4 of 4 people found the following review helpful
Science fiction without character is just scientific speculation,
This review is from: The Light of Other Days (Paperback)
I felt I had to write this review to counteract Robert Holmes' fairly damning comments about the characterisations in this book. I loved the book both for the astounding vision of one possible future it portrays, and because it does manage, within its wide-sweeping history of the effects of a single scientific development, to portray a range of characters - some sympathetic, some not - and create reader interest in their future.
Write a science fiction without believable characterisation and you are left with such travesties as the supposed sci-fi classic, Tau Zero, where in the end, who really cared what happened? I struggled to bother finishing that book, in spite of the amazing "scientific" ideas it detailed.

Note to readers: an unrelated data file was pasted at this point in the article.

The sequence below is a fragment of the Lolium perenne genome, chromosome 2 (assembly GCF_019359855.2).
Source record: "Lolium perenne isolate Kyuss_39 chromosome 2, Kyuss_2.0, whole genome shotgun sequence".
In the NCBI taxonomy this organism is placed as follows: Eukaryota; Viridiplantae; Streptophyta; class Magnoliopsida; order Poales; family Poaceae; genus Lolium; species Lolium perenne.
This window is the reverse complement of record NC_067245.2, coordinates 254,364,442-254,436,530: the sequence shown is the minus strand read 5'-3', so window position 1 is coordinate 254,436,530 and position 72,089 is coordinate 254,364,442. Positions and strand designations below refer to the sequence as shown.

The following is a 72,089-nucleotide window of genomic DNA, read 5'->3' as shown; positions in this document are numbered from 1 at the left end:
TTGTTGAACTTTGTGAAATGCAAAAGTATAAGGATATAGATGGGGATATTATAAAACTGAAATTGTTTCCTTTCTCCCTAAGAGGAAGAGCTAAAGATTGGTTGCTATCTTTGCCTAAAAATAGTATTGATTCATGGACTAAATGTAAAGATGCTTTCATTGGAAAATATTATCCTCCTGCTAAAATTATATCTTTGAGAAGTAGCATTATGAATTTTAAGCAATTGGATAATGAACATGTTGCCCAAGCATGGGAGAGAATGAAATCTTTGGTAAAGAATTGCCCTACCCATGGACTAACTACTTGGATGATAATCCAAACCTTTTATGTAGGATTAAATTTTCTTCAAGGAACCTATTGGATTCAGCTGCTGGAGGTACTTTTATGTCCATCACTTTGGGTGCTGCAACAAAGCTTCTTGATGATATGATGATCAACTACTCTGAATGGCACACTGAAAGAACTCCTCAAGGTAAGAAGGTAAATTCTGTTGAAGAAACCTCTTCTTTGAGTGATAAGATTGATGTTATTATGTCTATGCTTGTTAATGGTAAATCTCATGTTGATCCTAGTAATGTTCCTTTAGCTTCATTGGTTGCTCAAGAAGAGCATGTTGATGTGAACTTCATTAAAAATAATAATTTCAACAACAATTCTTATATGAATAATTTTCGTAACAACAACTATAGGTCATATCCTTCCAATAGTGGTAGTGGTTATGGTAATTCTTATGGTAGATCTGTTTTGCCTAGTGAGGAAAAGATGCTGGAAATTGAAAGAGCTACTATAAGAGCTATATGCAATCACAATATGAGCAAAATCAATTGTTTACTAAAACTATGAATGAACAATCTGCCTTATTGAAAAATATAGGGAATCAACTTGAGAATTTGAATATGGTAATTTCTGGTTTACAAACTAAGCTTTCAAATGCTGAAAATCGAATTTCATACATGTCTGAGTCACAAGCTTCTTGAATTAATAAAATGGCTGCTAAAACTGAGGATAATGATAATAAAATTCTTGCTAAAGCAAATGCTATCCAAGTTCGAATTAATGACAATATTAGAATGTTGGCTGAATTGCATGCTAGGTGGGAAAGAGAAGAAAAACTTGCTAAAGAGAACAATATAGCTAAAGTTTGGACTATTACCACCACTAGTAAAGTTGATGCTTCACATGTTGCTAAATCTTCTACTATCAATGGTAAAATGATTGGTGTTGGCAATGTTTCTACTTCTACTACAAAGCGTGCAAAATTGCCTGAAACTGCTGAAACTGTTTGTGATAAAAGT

In contrast, I enjoyed every page of "The Light of Other Days". The effects Mr Baxter and Mr Clarke envisage of having no social privacy are thought-provoking and in many cases convincing, whilst the initial use of "wormcam" for intrusive papparazi journalism is both a damning comment on society today and very believable. I love the way that the human race grows in mental stature over the course of the book as a direct result of controlling their own access to the truth. An optimistic vision that is a welcome change from much of the doom and gloom in today's sci-fi.
There is nothing here that would cause unacceptable offence to any religion in my opinion. It is a fictional, speculative book that contains sufficient believable science and likable characters to be a gripping and thought-provoking read. It makes no claims about the veracity of the supposed "absolute truths" described.
Highly recommended in my opinion, and a must for any fans of ACC.